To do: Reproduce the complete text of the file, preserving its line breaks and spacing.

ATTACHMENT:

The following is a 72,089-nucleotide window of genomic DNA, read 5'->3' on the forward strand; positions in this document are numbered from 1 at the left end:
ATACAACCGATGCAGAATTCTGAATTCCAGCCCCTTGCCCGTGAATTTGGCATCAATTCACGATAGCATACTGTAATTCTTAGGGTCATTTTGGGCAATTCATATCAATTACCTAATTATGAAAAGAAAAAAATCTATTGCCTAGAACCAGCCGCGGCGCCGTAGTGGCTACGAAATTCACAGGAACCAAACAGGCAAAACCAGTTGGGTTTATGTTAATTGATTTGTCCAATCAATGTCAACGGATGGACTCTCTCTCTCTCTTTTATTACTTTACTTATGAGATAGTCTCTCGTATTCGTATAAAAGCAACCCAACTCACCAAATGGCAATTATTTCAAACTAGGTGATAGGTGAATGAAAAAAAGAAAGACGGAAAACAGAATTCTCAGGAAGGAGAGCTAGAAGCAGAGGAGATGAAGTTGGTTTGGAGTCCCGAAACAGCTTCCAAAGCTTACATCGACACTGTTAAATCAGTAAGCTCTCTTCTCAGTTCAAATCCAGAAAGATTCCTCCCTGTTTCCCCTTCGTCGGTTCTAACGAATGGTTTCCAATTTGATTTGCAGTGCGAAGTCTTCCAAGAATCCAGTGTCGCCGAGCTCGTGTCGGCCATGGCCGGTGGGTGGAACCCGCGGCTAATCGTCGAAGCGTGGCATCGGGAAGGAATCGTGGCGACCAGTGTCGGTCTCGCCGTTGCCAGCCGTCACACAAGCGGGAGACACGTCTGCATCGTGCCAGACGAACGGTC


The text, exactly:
The following is a 72,089-nucleotide window of genomic DNA, read 5'->3' on the forward strand; positions in this document are numbered from 1 at the left end:
ATACAACCGATGCAGAATTCTGAATTCCAGCCCCTTGCCCGTGAATTTGGCATCAATTCACGATAGCATACTGTAATTCTTAGGGTCATTTTGGGCAATTCATATCAATTACCTAATTATGAAAAGAAAAAAATCTATTGCCTAGAACCAGCCGCGGCGCCGTAGTGGCTACGAAATTCACAGGAACCAAACAGGCAAAACCAGTTGGGTTTATGTTAATTGATTTGTCCAATCAATGTCAACGGATGGACTCTCTCTCTCTCTTTTATTACTTTACTTATGAGATAGTCTCTCGTATTCGTATAAAAGCAACCCAACTCACCAAATGGCAATTATTTCAAACTAGGTGATAGGTGAATGAAAAAAAGAAAGACGGAAAACAGAATTCTCAGGAAGGAGAGCTAGAAGCAGAGGAGATGAAGTTGGTTTGGAGTCCCGAAACAGCTTCCAAAGCTTACATCGACACTGTTAAATCAGTAAGCTCTCTTCTCAGTTCAAATCCAGAAAGATTCCTCCCTGTTTCCCCTTCGTCGGTTCTAACGAATGGTTTCCAATTTGATTTGCAGTGCGAAGTCTTCCAAGAATCCAGTGTCGCCGAGCTCGTGTCGGCCATGGCCGGTGGGTGGAACCCGCGGCTAATCGTCGAAGCGTGGCATCGGGAAGGAATCGTGGCGACCAGTGTCGGTCTCGCCGTTGCCAGCCGTCACACAAGCGGGAGACACGTCTGCATCGTGCCAGACGAACGGTC